My new app “one sec” forces its users to take a deep breath whenever they open social media apps.
Through that, one sec reduces social media use by 57%.1
On average, every team member wastes 2h per week on social media apps during working hours.2
That’s 100 paid hours per employee per year.
Imagine, if they spent that time more intentional: taking breaks between meetings that actually help to reset their brain (as suggested by latest Microsoft research), lose their urge to open social media all the time without proper reason, and ultimately get less stressed, and a more resilient mental health – resulting in more creativity and productivity.
one sec handles all user-data with greatest care: there is no server collecting user data or accounts required. I earn money selling in-app-puchases, not users’ data.
Most employees want to reduce time spent on social media but fail at it due to the sophisticated algorithms developed by the best psychologists in silicon valley. And one sec fights that problem at it’s root: breaking the dopamine-feedback-cycle of social media.
Each team member has their own apps and distractions on their smartphone: most popular apps and websites are supported out-of-the-box, custom ones can be added as well.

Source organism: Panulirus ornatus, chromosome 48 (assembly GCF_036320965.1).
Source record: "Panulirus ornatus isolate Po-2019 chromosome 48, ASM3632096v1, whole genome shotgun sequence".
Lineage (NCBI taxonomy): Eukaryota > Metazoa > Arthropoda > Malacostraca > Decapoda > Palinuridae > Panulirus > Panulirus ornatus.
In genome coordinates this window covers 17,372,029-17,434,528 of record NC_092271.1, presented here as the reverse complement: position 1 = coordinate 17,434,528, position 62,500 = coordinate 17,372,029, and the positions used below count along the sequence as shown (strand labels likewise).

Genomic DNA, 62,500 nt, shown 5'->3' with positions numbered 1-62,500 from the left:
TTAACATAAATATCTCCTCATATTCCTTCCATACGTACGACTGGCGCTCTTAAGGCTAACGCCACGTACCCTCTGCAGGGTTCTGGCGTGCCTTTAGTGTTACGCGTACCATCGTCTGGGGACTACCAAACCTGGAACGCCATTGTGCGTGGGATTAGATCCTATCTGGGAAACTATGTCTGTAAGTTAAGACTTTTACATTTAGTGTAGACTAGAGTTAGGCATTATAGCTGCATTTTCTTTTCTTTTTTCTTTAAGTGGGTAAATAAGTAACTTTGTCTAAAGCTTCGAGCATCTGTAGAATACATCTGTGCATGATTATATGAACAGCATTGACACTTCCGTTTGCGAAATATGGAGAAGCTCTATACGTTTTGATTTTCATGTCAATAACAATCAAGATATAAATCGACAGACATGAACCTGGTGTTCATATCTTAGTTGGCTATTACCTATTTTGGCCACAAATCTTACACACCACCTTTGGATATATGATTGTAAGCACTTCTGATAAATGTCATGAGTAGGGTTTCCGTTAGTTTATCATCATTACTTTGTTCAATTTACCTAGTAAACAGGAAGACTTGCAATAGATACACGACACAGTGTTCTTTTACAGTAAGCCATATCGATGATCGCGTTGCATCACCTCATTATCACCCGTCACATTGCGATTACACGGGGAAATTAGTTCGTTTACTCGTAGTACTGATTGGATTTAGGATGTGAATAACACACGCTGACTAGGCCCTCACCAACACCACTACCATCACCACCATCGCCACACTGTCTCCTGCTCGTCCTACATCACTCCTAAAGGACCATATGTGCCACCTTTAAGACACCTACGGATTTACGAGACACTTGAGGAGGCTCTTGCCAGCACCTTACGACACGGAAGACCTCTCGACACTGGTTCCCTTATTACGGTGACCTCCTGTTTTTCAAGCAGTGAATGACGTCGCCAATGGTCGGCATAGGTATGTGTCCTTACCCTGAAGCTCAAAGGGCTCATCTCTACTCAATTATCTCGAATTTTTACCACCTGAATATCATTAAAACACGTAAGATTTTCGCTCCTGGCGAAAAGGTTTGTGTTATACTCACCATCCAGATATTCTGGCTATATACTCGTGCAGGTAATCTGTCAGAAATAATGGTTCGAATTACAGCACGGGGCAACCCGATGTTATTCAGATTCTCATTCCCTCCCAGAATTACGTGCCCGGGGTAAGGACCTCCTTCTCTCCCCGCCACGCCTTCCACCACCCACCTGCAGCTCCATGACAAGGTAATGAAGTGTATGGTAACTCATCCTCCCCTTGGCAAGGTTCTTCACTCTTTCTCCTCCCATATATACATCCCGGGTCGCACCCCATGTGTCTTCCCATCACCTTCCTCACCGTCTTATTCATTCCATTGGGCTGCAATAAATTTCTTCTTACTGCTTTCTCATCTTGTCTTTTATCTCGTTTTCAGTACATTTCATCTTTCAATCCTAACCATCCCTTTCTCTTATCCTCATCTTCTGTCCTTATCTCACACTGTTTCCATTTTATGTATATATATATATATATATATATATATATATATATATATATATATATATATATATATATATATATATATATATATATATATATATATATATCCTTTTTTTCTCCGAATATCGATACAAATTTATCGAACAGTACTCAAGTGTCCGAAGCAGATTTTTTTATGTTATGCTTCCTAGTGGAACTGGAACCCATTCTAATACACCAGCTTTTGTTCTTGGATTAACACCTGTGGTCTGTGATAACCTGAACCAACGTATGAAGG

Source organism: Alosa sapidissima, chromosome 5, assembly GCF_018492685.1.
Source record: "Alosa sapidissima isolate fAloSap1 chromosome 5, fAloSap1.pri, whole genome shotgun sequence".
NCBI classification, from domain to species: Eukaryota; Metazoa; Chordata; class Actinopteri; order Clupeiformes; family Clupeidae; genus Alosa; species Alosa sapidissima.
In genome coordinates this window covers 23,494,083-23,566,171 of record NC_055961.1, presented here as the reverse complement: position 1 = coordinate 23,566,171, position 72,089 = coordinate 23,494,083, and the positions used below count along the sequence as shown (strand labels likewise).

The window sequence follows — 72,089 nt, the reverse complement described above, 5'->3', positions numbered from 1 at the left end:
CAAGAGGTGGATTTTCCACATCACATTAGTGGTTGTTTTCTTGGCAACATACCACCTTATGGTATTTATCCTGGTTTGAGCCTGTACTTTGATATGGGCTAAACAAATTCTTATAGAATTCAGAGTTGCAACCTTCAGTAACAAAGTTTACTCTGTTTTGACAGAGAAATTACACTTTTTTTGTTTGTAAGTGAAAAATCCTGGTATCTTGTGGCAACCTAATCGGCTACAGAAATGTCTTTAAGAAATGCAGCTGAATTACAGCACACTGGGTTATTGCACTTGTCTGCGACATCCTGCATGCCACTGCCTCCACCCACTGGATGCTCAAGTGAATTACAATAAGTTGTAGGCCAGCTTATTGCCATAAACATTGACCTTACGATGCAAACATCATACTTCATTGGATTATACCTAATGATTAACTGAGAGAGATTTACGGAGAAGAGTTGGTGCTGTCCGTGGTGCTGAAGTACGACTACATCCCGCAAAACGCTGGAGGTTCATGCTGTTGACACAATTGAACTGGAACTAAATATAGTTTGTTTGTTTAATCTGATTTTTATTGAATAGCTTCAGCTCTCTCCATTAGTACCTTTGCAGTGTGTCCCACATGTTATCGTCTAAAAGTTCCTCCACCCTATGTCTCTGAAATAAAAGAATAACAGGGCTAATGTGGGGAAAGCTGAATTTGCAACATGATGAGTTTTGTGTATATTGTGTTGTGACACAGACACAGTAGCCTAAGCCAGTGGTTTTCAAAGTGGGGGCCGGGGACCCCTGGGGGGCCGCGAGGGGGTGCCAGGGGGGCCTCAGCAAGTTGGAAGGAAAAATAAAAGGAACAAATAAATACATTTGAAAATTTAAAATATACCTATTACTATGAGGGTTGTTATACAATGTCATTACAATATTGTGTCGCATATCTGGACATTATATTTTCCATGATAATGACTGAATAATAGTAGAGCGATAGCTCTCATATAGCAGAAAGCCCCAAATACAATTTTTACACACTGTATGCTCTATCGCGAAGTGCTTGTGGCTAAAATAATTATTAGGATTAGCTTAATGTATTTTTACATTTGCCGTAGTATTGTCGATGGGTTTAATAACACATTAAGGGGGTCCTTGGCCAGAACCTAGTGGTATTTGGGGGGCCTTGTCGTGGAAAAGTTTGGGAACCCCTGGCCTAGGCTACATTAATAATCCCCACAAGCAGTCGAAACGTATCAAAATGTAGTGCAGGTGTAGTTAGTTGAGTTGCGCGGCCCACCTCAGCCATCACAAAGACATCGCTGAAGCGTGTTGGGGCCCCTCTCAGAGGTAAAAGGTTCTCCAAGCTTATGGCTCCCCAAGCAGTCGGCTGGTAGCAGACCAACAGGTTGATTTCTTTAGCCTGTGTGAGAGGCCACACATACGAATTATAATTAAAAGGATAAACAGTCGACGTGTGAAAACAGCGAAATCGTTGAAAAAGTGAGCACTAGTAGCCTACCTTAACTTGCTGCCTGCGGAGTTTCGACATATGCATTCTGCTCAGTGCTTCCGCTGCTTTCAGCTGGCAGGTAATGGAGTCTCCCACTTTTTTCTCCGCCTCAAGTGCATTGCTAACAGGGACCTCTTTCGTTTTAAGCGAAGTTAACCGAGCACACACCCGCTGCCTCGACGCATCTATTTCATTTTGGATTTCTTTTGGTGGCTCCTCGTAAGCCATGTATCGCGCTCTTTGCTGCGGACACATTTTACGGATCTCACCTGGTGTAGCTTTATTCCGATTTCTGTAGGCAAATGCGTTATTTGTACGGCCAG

On top of that, there are countless customization options for the intervention itself.
After using one sec for a couple of weeks, users can see how much time they have saved with one sec. In my case, I save two full weeks every year by spending way less time on Instagram and Twitter.Get in touch 〉
1. one sec: An App Intervention for Reduced, Deliberate, and Purposeful Digital Consumption (paper available soon).
2. Why & How Your Employees are Wasting Time at Work: salary.com.
3. Worker, Interrupted: The Cost of Task Switching: fastcompany.com.
4. Collaboration & Social Tools Drain Business Productivity: openviewpartners.com.
5. Julia Brailovskaia, Fabienne Ströse, Holger Schillack, Jürgen Margraf. Less Facebook use – More well-being and a healthier lifestyle? An experimental intervention study. Computers in Human Behavior, Volume 108, 2020, 106332, ISS 0747-5632, doi: 10.1016/j.chb.2020.106332
6. Research Proves Your Brain Needs Breaks: Microsoft Worklab.